Welcome, Guest

Author Topic: Wintering nucs  (Read 1174 times)

Offline Occam

  • House Bee
  • **
  • Posts: 289
  • Gender: Male
Wintering nucs
« on: August 18, 2023, 06:58:43 pm »
So I did a trap out earlier this year,  just picked it up a couple weeks ago in fact.  Decent little colony it seems. The gentleman called me up around noon and said he had a swarm flying around so I told him I'd stop by. It's a very small swarm, few hundred bees at best, and I realize the odds are against them. Question I'm wondering is if I give them a frame of larvae and eggs and feed in a3 frame nuc or combine them. I'm leaning towards the 3 frame, it might work it might not.

Any thoughts, insights, experiences anyone is willing to share would be appreciated.
Entities must not be multiplied beyond necessity

Offline BeeMaster2

  • Administrator
  • Universal Bee
  • *******
  • Posts: 13457
  • Gender: Male
Re: Wintering nucs
« Reply #1 on: August 18, 2023, 07:52:41 pm »
Occam,
If you don?t mind feeding them for the next three months and really need another hive, go ahead and make up a three frame hive with empty frames for them to grow. You can learn a lot doing it.
Jim Altmiller
Democracy is 2 wolves and a lamb voting on what to have for lunch. Liberty is a well armed lamb contesting the vote.
Ben Franklin

Offline The15thMember

  • Global Moderator
  • Galactic Bee
  • *******
  • Posts: 4353
  • Gender: Female
  • Traveler of the Multiverse, Seeker of Knowledge
Re: Wintering nucs
« Reply #2 on: August 18, 2023, 08:40:49 pm »
I've never wintered nucs, so no advice to offer there, but I do just want to mention that if you do decide to combine them, be sure to check their mite load beforehand and make sure they are healthy.  A small swarm this late could be an abscond, and you wouldn't want to inject a healthy hive with a bunch of sick, parasite-ridden bees right before winter. 
I come from under the hill, and under the hills and over the hills my paths led.  And through the air, I am she that walks unseen.

Offline Occam

  • House Bee
  • **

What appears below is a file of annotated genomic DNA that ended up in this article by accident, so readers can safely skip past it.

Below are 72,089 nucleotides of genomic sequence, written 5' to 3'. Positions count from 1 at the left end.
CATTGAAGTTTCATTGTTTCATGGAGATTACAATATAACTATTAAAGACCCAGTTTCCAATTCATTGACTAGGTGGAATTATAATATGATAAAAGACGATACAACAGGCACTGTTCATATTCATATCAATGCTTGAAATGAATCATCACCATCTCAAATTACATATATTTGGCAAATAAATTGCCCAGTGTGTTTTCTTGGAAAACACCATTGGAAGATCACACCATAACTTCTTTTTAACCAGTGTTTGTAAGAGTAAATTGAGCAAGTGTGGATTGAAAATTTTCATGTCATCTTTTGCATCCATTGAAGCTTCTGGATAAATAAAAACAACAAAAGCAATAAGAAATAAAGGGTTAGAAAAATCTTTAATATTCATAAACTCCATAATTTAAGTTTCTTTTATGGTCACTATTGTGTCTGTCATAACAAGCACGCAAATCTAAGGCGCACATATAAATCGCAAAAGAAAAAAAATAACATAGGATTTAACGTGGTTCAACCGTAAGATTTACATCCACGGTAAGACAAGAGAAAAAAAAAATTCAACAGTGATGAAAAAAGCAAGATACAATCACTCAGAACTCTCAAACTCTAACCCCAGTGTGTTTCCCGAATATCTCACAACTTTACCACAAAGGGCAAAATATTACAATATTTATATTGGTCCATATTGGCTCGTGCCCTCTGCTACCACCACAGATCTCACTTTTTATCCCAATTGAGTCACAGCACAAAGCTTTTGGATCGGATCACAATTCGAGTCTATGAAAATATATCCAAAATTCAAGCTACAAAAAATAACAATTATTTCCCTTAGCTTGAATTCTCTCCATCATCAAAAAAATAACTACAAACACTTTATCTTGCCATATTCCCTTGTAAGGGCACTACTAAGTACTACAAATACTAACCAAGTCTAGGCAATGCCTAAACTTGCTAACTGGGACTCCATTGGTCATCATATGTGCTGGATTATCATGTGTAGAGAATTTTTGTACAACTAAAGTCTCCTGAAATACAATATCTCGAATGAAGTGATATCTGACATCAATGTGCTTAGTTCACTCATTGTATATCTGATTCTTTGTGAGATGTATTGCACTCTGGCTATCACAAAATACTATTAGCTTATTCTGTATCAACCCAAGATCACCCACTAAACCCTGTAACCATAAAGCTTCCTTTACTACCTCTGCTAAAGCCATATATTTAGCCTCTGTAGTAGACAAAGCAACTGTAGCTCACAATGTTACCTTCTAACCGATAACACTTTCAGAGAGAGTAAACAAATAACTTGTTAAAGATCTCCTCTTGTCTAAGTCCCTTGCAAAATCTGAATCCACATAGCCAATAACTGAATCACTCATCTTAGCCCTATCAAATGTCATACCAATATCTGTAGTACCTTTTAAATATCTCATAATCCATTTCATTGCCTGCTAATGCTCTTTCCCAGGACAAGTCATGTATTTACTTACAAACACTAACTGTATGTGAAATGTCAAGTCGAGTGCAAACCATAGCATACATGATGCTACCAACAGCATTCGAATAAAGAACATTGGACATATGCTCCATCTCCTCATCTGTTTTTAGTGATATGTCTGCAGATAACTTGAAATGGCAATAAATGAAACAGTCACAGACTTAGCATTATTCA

• Posts: 289
  • Gender: Male
Re: Wintering nucs
« Reply #3 on: August 19, 2023, 12:18:58 am »
Right on, thanks!
Entities must not be multiplied beyond necessity

Offline beesnweeds

  • House Bee
  • **
  • Posts: 235
  • Gender: Male
Re: Wintering nucs
« Reply #4 on: August 19, 2023, 11:29:34 am »
It's a very small swarm, few hundred bees at best, and I realize the odds are against them.
Unfortunately a few hundred bees of varying ages will not be able to care for a frame of eggs and brood.  Doing a mite test which requires 300 bees would pretty much finish them.
Everyone loves a worker.... until its laying.

Offline Ben Framed

  • Global Moderator
  • Universal Bee
  • *******
  • Posts: 12251
  • Mississippi Zone 7
Re: Wintering nucs
« Reply #5 on: August 19, 2023, 02:37:19 pm »
It's a very small swarm, few hundred bees at best, and I realize the odds are against them.
Unfortunately a few hundred bees of varying ages will not be able to care for a frame of eggs and brood.  Doing a mite test which requires 300 bees would pretty much finish them.

Occam do you have a frame of mixed larva, honey, and pollen to give to them for an boosting asset, along with the nurse bees which are on it?
2 Chronicles 7:14
14 If my people, which are called by my name, shall humble themselves, and pray, and seek my face, and turn from their wicked ways; then will I hear from heaven, and will forgive their sin, and will heal their land.

Offline Michael Bush

  • Universal Bee
  • *******
  • Posts: 19760
  • Gender: Male
    • bushfarms.com
My website:  bushfarms.com/bees.htm en espanol: bushfarms.com/es_bees.htm  auf deutsche: bushfarms.com/de_bees.htm  em portugues:  bushfarms.com/pt_bees.htm
My book:  ThePracticalBeekeeper.com
-------------------
"Everything works if you let it."--James "Big Boy" Medlin

Offline Bob Wilson

  • Queen Bee
  • ****
  • Posts: 1092
  • Gender: Male
Re: Wintering nucs
« Reply #7 on: August 21, 2023, 02:18:02 pm »
you said a swarm? Which should have a queen and need nothing more than a nectar and pollen frame, or perhaps a frame of capped brood, easy for them to care for and good for beefing up the population, then giving her some laying room.
Or is it a trap out with no queen, because she never came out? That's very different.

I don't know about Oklahoma, but five frame nucs overwinter fine in middle Georgia.

Offline Occam

  • House Bee
  • **
  • Posts: 289
  • Gender: Male
Re: Wintering nucs
« Reply #8 on: October 23, 2023, 09:43:52 pm »
Geez, makes me realize how longbi was offline. Life has a way of keeping you busy.  Anyhow...yes Bob, there was a queen. I put themnin my nuc box with some sugar syrup. Noticed bees flying in and out for about a week then everything went still. Opened the nuc and there were a few bees wandering but they had the "guilty robber" type actions, not "hey you're intruding activity. Sadly I think they must have taken off petty much right away since there was no sign of having tried to lay, build comb, or add resources and I think done bees from another hive or boxes robbed or the feeder
Entities must not be multiplied beyond necessity